November 7, 2021; Baltimore, Maryland, USA; The Minnesota Vikings run as a wide receiver as Dalvin Cook (33) blocks Baltimore Ravens cornerback Marlon Humphrey (44) during a game at M&T Bank Stadium. Compulsory Credit: Tommy Gilligan – USA Today Sports
How about a three-time pro bowler with three straight 1,000-yard racing seasons below his belt line for a breakout year? Well, what about an aggressive-minded head coach that gives him more space. What if Vikings Arabic Dalvin Cook sees a career year in 2022?
Last season, Dalvin Cook ran 1,159 yards under the Minnesota Vikings, led by Mike Zimmer. It was slightly behind its 1,557 yards in the previous season. He played just 13 games last season, 14 after his previous year, but never made it through a completely healthy campaign. His carriages have been fairly consistent over the last three seasons, with the outlier being 2020, where he topped the 300, but I’m not looking for more production next season.
Cook recently sent a tweet without a caption, where he watched the Pittsburgh Steelers linebacker Marcus Allen hit the receiving route and the medium rise. He returned to his college number four while being an influential force in the Florida State Seminoles. I don’t think any of it is entirely connected, but there is reason to believe that an elite athlete is feeling somewhat under a coach who is probably salivating at the chance to get him football.
With just 34 passes last season, Cook saw fewer in his career taking chances. He turned receptions into just 224 yards, 6.6 yards per reception. In 2019, when Cooks saw virtually the same amount of carry as in 2021, he made a 53-catch season and added a total of 519 yards through the air. As a dynamic back, it has always been clear that his hand was an asset and he could be exposed to space.
While the Vikings have done an impressive job of rebuilding their offensive line for the signal-collar Cork cousins, it remains to be seen whether a cook-up middle attack is a healthy plan. His speed and explosiveness are among the best in the position and taking him to an end where he can run in space has always been convenient.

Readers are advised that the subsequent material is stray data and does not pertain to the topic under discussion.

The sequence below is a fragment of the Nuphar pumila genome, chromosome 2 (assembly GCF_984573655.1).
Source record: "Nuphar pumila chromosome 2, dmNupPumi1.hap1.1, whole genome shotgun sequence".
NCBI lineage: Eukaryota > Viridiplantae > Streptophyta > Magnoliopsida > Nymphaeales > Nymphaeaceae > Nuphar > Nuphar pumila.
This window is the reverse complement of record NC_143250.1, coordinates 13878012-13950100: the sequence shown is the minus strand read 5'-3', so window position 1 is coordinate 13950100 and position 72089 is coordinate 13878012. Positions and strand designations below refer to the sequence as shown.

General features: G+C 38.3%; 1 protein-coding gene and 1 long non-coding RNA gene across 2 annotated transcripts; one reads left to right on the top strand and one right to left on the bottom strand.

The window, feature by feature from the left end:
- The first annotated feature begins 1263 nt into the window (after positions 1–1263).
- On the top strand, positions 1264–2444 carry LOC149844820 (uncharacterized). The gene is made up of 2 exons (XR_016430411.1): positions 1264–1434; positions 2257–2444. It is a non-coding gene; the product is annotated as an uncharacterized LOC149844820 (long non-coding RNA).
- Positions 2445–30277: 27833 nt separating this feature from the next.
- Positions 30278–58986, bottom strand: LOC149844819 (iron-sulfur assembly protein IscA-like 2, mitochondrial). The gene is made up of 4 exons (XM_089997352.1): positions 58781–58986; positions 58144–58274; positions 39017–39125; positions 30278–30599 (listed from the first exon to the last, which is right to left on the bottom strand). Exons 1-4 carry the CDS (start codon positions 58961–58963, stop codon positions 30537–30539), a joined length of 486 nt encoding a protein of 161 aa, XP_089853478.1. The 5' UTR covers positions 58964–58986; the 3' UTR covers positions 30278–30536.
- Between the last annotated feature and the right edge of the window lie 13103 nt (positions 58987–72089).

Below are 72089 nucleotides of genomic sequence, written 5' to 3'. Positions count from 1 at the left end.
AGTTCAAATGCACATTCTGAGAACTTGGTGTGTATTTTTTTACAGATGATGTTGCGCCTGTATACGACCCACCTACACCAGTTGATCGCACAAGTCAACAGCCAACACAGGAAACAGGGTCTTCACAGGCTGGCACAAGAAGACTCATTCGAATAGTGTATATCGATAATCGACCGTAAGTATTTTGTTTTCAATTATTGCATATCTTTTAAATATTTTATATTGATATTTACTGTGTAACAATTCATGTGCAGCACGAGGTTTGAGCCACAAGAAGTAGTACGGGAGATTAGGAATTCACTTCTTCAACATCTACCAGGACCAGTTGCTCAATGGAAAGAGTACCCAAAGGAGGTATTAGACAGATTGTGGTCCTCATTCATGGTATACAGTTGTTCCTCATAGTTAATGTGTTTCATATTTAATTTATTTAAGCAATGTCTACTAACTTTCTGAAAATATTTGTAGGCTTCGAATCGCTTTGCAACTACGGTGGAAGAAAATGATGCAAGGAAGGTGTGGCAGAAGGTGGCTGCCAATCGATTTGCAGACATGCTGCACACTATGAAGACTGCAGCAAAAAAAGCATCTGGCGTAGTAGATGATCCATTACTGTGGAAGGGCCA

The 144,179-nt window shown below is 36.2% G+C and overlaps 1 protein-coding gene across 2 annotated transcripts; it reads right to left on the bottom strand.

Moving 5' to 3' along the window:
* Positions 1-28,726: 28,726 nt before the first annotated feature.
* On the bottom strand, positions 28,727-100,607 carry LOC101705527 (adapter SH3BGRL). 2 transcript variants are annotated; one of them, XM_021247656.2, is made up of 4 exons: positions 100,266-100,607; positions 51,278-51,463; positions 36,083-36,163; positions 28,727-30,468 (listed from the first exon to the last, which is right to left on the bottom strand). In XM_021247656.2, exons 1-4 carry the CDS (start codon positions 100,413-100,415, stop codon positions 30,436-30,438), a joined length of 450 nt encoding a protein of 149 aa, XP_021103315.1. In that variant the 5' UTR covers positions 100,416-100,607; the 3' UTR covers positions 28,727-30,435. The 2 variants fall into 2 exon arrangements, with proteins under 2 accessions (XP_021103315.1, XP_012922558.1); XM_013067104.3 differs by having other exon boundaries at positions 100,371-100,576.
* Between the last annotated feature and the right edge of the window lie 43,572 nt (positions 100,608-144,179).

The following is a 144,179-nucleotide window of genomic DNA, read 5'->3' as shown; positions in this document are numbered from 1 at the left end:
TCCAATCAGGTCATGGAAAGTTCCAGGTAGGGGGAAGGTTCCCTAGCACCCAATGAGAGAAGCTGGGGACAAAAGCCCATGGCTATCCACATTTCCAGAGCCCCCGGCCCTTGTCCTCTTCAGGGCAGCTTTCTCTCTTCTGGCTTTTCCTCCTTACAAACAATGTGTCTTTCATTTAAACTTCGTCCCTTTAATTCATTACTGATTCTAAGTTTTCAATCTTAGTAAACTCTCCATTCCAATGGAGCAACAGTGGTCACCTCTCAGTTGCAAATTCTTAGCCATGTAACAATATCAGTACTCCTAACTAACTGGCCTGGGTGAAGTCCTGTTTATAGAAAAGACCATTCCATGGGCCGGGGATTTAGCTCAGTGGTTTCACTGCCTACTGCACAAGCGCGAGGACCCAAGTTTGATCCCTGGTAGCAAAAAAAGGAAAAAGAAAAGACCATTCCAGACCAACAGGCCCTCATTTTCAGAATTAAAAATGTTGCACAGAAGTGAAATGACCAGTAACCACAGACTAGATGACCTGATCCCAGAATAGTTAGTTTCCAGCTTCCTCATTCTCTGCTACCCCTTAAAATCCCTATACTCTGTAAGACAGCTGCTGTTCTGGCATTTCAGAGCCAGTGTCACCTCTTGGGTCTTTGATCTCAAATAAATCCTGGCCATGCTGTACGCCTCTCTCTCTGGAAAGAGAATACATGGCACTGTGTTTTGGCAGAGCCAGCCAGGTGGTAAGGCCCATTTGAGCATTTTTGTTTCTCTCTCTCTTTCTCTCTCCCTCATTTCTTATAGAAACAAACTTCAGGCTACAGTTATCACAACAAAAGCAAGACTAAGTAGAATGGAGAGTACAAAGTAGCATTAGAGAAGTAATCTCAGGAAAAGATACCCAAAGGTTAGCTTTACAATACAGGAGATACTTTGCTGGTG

Darren Henderson had less talent than Kevin O’Connell did last season. Still, the Los Angeles Rams offense wasn’t satisfied with taking him completely out of backfield. Henderson saw 40 goals through the air and was able to turn the opportunity into 29 receptions. In terms of Cook’s expertise, it is fair to assume that a similar process would yield better results for Minnesota.
Kwesi Adofo-Mensah had a chance to catch a top wide receiver with the 12th overall pick before the Minnesota transaction. This pushed KJ Osborne to the depth chart and probably ate Cook’s chances. Instead, wide receiver coach Keenan McCardel’s advice was heeded, and the Vikings looked elsewhere for their talent addition.
What the Minnesota crime will look like next year should probably be stylish. Under Zimmer it became obsolete and failed to use a set of players in the skill position that could be among the best in football. There is no doubt that O’Connell will be plenty ready for star receivers Justin Jefferson and Adam Thieln, but turning Cook into a semi-wide receiver could pay dividends.
Maybe that tweet was nothing, but I like to imagine that Dalvin is ready to roll with the ball in his hand as much as possible.